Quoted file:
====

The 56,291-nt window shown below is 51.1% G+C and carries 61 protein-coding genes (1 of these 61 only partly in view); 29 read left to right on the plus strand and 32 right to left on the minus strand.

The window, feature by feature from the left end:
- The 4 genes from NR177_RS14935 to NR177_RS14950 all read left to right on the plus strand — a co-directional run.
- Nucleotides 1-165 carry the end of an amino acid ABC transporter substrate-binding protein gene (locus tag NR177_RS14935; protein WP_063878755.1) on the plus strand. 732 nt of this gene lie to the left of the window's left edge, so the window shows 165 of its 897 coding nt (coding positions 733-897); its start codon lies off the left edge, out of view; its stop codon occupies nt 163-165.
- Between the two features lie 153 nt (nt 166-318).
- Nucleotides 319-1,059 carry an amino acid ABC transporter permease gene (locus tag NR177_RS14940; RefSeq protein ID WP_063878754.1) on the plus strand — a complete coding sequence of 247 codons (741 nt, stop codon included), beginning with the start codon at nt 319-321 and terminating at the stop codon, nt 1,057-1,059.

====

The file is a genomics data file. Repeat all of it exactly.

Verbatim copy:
The 56,291-nt window shown below is 51.1% G+C and carries 61 protein-coding genes (1 of these 61 only partly in view); 29 read left to right on the plus strand and 32 right to left on the minus strand.

The window, feature by feature from the left end:
- The 4 genes from NR177_RS14935 to NR177_RS14950 all read left to right on the plus strand — a co-directional run.
- Nucleotides 1-165 carry the end of an amino acid ABC transporter substrate-binding protein gene (locus tag NR177_RS14935; protein WP_063878755.1) on the plus strand. 732 nt of this gene lie to the left of the window's left edge, so the window shows 165 of its 897 coding nt (coding positions 733-897); its start codon lies off the left edge, out of view; its stop codon occupies nt 163-165.
- Between the two features lie 153 nt (nt 166-318).
- Nucleotides 319-1,059 carry an amino acid ABC transporter permease gene (locus tag NR177_RS14940; RefSeq protein ID WP_063878754.1) on the plus strand — a complete coding sequence of 247 codons (741 nt, stop codon included), beginning with the start codon at nt 319-321 and terminating at the stop codon, nt 1,057-1,059.